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Roy gets call he's in Hall
Record-setting goaltender says being selected his 'crowning achievement'

Patrick Roy hoists the Stanley Cup after Game 7 of the 2001 Stanley Cup Finals in Denver when the Colorado Avalanche beat the New Jersey Devils 3-1. Roy was elected to the Hockey Hall of Fame today.
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The winningest goaltender in NHL history was heavily involved in the European draft Wednesday for the junior hockey team he co-owns and coaches when his work was interrupted by a fairly significant phone call.

Former Avalanche star Patrick Roy, who, counting the playoffs, won 702 games in 18 NHL seasons, was one of four men selected for the Hockey Hall of Fame. The induction ceremony is set for Nov. 13 in Toronto.

"It's a great day," Roy said from Quebec during a conference call. "It's the crowning achievement for me."

Also named were Dick Duff, an "Original Six" forward who retired in 1972 after an 18-season career in which he collected 283 goals and won six Stanley Cups with Toronto and Montreal; the late Herb Brooks, the "Miracle on Ice" coach who led the U.S. Olympic team to a gold medal in 1980; and Harley Hotchkiss, a Calgary Flames part owner who was a member of the group that moved the franchise from Atlanta in 1980.

Roy, 40, retired after the 2002-03 season and was the only player selected in his first year of eligibility.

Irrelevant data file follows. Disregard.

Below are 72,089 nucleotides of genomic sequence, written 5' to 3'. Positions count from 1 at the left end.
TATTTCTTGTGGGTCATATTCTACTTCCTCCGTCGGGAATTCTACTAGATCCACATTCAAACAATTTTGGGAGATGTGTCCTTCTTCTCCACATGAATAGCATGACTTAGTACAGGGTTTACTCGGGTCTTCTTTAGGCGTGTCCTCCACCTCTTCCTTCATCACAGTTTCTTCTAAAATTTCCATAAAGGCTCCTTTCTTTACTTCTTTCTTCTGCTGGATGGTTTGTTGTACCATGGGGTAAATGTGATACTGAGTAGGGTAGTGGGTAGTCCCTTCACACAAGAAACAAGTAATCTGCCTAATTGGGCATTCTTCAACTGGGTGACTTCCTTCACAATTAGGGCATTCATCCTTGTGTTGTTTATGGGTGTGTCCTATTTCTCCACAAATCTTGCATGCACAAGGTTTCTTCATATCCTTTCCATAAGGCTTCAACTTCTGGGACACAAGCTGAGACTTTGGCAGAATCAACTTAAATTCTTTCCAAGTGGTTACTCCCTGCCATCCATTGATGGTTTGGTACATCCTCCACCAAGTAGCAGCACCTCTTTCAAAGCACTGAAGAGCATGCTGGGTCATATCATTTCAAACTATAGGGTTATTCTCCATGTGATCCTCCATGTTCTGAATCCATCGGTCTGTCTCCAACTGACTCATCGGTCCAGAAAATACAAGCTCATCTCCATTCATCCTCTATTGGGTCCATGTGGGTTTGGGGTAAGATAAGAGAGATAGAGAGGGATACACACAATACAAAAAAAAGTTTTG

Roy said, "2006 has been a really solid year for me." In addition to the news Wednesday, Roy's Quebec Remparts won the recent Memorial Cup tournament - it's the equivalent of the Stanley Cup for junior hockey - for the first time in 35 years.

Roy spent his first 10 1/2 seasons with Montreal and won two Stanley Cups with the Canadiens before the stunning Dec. 6, 1995, trade that sent him to the Avalanche. He won two Cups in 7 1/2 seasons in Colorado and moved past Terry Sawchuk for the most regular-season wins in league history with No. 448 on Oct. 17, 2000.

"I consider myself extremely privileged," said Roy, whose No. 33 sweater was retired by the Avalanche and raised to the Pepsi Center rafters Oct. 28, 2003. "I also was extremely privileged to play with quality players that I had over those years."

Roy left a legacy that will be hard to match, and not just because of his NHL goalie records for regular-season games played (1,029), victories in the regular season (551) and playoffs (151), along with his four Stanley Cups, three Vezina trophies as the league's best goalie and a record three Conn Smythe trophies as most valuable player in the postseason.

The Quebec City native was a pioneer in the art of goaltending, even if he wasn't the first to employ the "butterfly" style in which a goalie splits his pads and drops to the ice to cover the bottom of the net.

Roy is considered the man who perfected it, and many aspiring goalies, especially from French-speaking Quebec, patterned their style after him.

"I remember when I was drafted by Montreal (in the third round in 1984), they were sending me tapes of goal- tenders," he said. "They wanted me to play 'stand up.' My first year, when I started to practice with Montreal, I was on the ice and I was going butterfly and diving for every puck. (Coach) Jacques Lemaire said, 'Do you need a mattress and a pillow?'

"I was a believer in the butterfly. Most of the goals being scored were along the ice, so I felt it was an advantage to use the butterfly."

Roy lived for the playoffs, won his first Stanley Cup as a 20-year-old in 1986 and posted 10 overtime wins on the way to another championship in 1993.